Further studies of sulphasalazine metabolism in the treatment of ulcerative colitis.Br Med J 1977; 2 doi: https://doi.org/10.1136/bmj.2.6094.1057 (Published 22 October 1977) Cite this as: Br Med J 1977;2:1057
- G O Cowan,
- K M Das,
- M A Eastwood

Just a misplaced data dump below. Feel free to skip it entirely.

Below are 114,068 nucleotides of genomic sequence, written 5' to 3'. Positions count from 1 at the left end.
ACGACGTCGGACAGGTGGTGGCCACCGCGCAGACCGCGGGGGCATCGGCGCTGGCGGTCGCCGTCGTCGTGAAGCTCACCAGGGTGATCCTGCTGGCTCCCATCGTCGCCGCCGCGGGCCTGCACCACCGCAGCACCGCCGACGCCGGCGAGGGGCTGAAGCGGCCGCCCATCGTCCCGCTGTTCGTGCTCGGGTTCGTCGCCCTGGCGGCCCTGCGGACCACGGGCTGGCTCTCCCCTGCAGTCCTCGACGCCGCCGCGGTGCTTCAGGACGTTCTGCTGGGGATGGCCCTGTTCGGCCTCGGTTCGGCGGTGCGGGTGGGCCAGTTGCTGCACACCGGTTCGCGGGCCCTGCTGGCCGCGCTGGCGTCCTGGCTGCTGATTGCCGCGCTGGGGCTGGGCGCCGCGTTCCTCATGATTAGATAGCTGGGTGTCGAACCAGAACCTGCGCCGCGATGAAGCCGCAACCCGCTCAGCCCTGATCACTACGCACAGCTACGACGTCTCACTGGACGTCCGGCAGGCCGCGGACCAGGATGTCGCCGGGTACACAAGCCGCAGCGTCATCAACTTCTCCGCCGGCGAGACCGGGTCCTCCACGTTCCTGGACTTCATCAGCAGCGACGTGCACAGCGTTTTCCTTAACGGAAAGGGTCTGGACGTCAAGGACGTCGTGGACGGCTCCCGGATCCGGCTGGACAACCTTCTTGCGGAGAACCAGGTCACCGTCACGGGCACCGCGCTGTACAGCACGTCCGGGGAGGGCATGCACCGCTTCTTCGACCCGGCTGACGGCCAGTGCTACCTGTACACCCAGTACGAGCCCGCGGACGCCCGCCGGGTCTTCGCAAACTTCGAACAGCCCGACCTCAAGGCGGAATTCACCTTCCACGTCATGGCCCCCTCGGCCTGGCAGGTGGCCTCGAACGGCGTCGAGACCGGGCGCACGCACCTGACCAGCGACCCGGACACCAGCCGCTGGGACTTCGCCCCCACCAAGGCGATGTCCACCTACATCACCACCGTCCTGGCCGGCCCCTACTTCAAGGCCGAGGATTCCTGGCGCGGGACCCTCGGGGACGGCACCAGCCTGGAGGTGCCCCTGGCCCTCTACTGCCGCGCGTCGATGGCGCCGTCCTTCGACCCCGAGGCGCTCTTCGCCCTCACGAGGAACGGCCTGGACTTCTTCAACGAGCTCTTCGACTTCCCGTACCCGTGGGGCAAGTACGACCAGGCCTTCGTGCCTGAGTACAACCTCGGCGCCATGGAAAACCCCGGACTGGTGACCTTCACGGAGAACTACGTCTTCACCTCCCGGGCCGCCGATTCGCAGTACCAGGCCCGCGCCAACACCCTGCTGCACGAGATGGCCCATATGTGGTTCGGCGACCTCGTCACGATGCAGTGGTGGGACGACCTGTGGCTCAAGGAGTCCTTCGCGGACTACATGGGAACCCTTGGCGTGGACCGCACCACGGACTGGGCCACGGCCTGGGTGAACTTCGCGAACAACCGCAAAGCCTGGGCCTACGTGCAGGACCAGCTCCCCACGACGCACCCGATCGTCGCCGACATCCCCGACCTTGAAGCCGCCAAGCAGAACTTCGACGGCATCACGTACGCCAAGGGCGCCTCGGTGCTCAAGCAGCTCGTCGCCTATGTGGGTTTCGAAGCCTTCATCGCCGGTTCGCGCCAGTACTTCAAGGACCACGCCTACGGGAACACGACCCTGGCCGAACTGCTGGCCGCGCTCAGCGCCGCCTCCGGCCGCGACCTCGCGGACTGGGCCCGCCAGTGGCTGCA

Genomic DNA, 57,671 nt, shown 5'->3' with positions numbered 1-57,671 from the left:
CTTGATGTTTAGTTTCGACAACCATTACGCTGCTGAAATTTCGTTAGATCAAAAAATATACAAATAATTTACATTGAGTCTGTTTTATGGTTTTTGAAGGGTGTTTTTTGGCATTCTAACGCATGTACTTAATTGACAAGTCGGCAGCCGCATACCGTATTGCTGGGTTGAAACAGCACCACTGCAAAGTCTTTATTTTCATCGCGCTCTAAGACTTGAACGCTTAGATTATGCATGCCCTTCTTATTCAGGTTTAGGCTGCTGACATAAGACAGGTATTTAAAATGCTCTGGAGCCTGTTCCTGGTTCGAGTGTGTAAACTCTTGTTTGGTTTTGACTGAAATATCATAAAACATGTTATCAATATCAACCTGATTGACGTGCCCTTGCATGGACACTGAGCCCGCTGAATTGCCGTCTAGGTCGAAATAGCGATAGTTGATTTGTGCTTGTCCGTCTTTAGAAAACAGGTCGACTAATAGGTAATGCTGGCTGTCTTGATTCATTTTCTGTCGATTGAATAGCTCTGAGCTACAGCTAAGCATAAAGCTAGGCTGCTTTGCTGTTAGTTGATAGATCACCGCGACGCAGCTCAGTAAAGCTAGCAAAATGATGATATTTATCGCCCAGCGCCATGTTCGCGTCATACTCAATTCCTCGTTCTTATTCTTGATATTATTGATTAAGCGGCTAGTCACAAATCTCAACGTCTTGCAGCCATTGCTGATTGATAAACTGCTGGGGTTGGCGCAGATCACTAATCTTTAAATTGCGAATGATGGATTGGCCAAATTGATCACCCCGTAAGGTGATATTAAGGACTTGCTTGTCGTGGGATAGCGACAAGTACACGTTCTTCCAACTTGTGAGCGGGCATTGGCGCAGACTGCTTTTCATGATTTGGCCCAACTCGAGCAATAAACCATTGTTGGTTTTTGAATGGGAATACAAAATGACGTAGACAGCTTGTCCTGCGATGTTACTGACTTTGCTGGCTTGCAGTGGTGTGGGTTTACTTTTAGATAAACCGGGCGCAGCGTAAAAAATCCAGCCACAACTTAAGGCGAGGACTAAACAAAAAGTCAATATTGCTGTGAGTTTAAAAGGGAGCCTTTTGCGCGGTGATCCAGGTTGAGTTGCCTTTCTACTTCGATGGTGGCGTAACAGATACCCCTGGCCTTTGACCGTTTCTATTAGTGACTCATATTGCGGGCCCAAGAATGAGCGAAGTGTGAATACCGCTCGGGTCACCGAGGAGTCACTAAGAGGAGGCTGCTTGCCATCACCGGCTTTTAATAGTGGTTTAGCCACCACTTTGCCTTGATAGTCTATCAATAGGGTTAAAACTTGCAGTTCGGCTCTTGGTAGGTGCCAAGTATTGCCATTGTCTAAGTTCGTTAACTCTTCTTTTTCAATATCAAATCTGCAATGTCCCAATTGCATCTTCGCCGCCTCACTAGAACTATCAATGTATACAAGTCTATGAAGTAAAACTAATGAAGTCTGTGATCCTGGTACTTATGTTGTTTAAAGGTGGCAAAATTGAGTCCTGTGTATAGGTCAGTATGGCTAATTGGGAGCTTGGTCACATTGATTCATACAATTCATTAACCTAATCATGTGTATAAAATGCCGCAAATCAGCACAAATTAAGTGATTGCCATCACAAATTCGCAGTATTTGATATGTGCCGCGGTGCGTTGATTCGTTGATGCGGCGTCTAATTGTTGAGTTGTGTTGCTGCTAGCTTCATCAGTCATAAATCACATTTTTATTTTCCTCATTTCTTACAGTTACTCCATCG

Sixty-four outpatients with ulcerative colitis receiving maintenance treatment with sulphasalazine were studied to relate disease activity to serum concentrations of sulphapyridine. Of 43 patients in remission, 32 had serum sulphapyridine levels over 20 microgram/ml. Ten of the 21 patients with active disease were for various reasons taking inadequate doses of sulphasalazine, as indicated by low serum sulphapyridine levels, and of the remaining 11 patients, who had serum levels over 20 microgram/ml, nine had faecal stasis proximal to active distal colitis and went into remission when treated with hydrophilic colloid or bran and an unchanged sulphasalazine dosage. This suggests that to be effective the metabolites of sulphasalazine must be delivered in the faeces to the lumen of the diseased distal segment of the colon. High serum concentrations of sulphapyridine produce side effects; therefore slow acetylators of sulphapyridine need lower doses of sulphasalazine. Estimations of serum sulphapyridine concentrations, as well as identifying the patient's acetylation phenotype, can also be useful in assessing his compliance with treatment.